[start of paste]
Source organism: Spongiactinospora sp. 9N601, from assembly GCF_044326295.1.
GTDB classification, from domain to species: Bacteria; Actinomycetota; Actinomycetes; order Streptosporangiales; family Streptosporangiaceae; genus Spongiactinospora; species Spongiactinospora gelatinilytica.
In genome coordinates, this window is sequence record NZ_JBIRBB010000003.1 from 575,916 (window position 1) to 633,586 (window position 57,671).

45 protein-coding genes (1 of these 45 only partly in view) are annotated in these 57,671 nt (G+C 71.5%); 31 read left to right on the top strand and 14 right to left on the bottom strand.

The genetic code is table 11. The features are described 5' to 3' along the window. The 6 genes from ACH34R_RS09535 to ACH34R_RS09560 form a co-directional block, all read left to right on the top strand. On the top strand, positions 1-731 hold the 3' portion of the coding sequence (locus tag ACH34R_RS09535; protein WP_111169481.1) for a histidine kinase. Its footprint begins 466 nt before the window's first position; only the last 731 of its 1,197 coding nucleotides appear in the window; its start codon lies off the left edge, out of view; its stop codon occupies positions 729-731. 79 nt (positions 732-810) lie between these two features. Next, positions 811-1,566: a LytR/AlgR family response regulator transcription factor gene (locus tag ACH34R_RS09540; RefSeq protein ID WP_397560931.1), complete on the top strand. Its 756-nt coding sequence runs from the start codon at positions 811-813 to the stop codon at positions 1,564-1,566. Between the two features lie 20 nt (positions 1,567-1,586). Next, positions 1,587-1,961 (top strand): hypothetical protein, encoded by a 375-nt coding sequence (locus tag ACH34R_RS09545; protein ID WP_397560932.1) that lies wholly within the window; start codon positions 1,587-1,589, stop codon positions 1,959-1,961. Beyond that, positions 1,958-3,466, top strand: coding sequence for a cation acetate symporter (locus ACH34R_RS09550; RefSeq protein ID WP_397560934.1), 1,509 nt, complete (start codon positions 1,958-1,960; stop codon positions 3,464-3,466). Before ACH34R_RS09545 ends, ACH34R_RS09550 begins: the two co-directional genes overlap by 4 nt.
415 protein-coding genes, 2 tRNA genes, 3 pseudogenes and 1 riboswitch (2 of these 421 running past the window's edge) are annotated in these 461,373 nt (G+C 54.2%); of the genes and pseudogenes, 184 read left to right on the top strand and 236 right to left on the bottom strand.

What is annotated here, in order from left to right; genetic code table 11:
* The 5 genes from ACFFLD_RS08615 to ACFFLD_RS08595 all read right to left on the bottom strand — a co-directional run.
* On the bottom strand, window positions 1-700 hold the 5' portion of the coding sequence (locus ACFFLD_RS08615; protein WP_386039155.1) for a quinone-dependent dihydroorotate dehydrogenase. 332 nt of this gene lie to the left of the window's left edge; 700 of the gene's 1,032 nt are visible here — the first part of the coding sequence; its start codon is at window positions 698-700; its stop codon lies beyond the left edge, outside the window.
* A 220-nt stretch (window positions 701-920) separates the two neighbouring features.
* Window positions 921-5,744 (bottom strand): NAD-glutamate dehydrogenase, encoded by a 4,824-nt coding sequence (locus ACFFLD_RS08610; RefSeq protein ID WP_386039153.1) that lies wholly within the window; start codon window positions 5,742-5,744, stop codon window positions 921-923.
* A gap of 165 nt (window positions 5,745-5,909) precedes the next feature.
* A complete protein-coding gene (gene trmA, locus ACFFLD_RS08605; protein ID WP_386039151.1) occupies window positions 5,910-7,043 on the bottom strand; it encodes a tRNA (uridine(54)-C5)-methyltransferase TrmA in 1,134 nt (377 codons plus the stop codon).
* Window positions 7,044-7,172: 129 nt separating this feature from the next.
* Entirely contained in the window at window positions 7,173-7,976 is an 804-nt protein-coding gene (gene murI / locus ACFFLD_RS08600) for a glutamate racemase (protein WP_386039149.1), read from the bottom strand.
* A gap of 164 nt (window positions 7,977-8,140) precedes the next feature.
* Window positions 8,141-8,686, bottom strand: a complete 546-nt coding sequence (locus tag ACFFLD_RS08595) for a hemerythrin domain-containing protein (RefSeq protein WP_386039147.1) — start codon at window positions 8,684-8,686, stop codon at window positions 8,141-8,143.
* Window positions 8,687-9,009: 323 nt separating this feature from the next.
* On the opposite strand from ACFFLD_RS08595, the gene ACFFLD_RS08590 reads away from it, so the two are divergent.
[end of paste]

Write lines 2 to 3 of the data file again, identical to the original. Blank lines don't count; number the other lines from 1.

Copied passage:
GTDB classification, from domain to species: Bacteria; Actinomycetota; Actinomycetes; order Streptosporangiales; family Streptosporangiaceae; genus Spongiactinospora; species Spongiactinospora gelatinilytica.
In genome coordinates, this window is sequence record NZ_JBIRBB010000003.1 from 575,916 (window position 1) to 633,586 (window position 57,671).